The MGCC maintains a normal operation while the load power is being supplied by the solar PV system to service the community load and as well charge the energy storage system. The microgrid DC bus voltage is maintained at 360 V by the DC/DC bidirectional converter controller while the boost converter is MPPT-controlled. When there is a discrepancy between the load power requirement and the power generated by the PV system, the load controller sends a signal (111) to the MGCC. The MGCC then transmits a control signal (000) to the bidirectional converter to switch from the charging mode to the discharging mode to supply the load power requirements. At this period, the DC bus voltage remains controlled by the DC/DC bidirectional converter controller and the battery voltage monitored. when the battery voltage drops below 322.6 V, which corresponds to 50% State of Charge (SOC), to avoid over-discharging of the battery, the MGCC transmits a signal (101) to switch ON the diesel generator to supply the load and at the same time charge the battery system. The diesel generator continues to run until normal conditions such as higher irradiance are restored and MGCC sends a signal (010) to turn OFF the diesel generator and return to the PV operational mode. This microgrid control scheme is shown in Figure 6.

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Figure 6 Microgrid control scheme.

5. Simulation Results

This section presents the simulation of the DC microgrid illustrating the switching into the various modes. This shows a normal system without transmission delays, as well as the impact of LoRa transmission delay on the DC bus voltage (VDC), and the voltage across the DC/DC bidirectional converter switch. A transmission delay factor for the signals between the bidirectional local controller and the MGCC was calculated using the Equations (7)-(13) and introduced during communication between the local controllers and the MGCC for transition between the modes after the system control logic decisions have been made at the MGCC.

5.1 Microgrid Normal Operation (No Transmission Delay)

Figure 7 shows the microgrid DC bus voltage during transitions between the modes without communication delays.

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Figure 7 Microgrid DC voltage for simulation without LoRa delay.

Figure 7 shows the DC bus voltage during the simulation time. The figure depicts the stability of the DC bus voltage during the transmission times between the operation modes. The DC bus voltage was maintained at 360 V throughout the simulation time. The voltages of the bidirectional converter with no delays are as shown in Figure 8.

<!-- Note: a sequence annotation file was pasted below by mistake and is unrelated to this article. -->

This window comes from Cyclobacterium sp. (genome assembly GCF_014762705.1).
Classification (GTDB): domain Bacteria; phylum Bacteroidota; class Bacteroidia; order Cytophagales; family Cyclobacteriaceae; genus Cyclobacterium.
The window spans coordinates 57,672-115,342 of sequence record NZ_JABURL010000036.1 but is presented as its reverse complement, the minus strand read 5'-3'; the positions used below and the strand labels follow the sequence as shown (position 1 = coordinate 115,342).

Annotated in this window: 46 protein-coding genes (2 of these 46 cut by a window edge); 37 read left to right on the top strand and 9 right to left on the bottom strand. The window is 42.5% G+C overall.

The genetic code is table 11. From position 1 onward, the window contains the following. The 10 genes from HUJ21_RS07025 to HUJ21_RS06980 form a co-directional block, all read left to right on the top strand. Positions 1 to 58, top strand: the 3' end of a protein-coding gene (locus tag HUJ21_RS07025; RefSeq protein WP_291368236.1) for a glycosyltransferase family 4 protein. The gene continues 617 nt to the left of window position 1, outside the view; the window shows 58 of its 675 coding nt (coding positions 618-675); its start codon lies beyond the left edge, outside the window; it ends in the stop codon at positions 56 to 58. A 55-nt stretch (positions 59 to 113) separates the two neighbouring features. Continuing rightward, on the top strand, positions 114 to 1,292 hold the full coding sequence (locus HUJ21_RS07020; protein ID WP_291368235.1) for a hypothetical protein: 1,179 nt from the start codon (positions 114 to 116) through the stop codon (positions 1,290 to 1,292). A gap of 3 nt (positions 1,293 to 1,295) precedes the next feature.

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Figure 8 Bidirectional converter switch voltage.

During the operation of the DC microgrid, the battery was also being charged and discharged. Figure 9 shows the charging and discharging process of the energy storage system.

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Figure 9 DC microgrid battery parameters.

All the key parameters in Figure 7, Figure 8, Figure 9 show that the system operated at optimum stability across the transition points. This is due to the absence of communication delay in the transmission of measured data and the required control command between the local controllers and the microgrid central controller.

5.2 Microgrid Operation with LoRa Data Transmission Delay

In the studied microgrid, LoRa was employed to send data from the local controllers of the distributed energy resources to the microgrid central controller, and for control commands from the central controller to the local controllers. Therefore, the LoRa transmission delays for transferring each signal between the local controllers and the microgrid central controller using the LoRa communication system were calculated using Equations (7)-(13) and shown in Table 4. For this research, the data was transferred using the highest LoRa bandwidth of 500 KHz. This is because in LoRa transmission, the higher the transmission bandwidth, the lower the transmission delay, as observed from Table 1.

Table 4 Signal Transmission Time.

Therefore, for a complete control process to stabilize the system during the mode switching, a bidirectional data transfer must occur between the local controller and the MGCC. This means two signals must be transmitted. The delay of each signal during the transfer is added, and a total transmission delay of 21.76 ms was calculated and introduced into the system simulation during the mode switching events. The transmission delay was introduced as a transport delay in Simulink representing the data transmission between the local controller of the various microgrid components and the microgrid central controller and vice versa. In this study, the controller computational and processing time are neglected as the focus is on the data transmission time of LoRa communication during data transfer between the MGCC and the local controllers. Figure 10 and Figure 11 show the effect of this transmission delay on the system performance.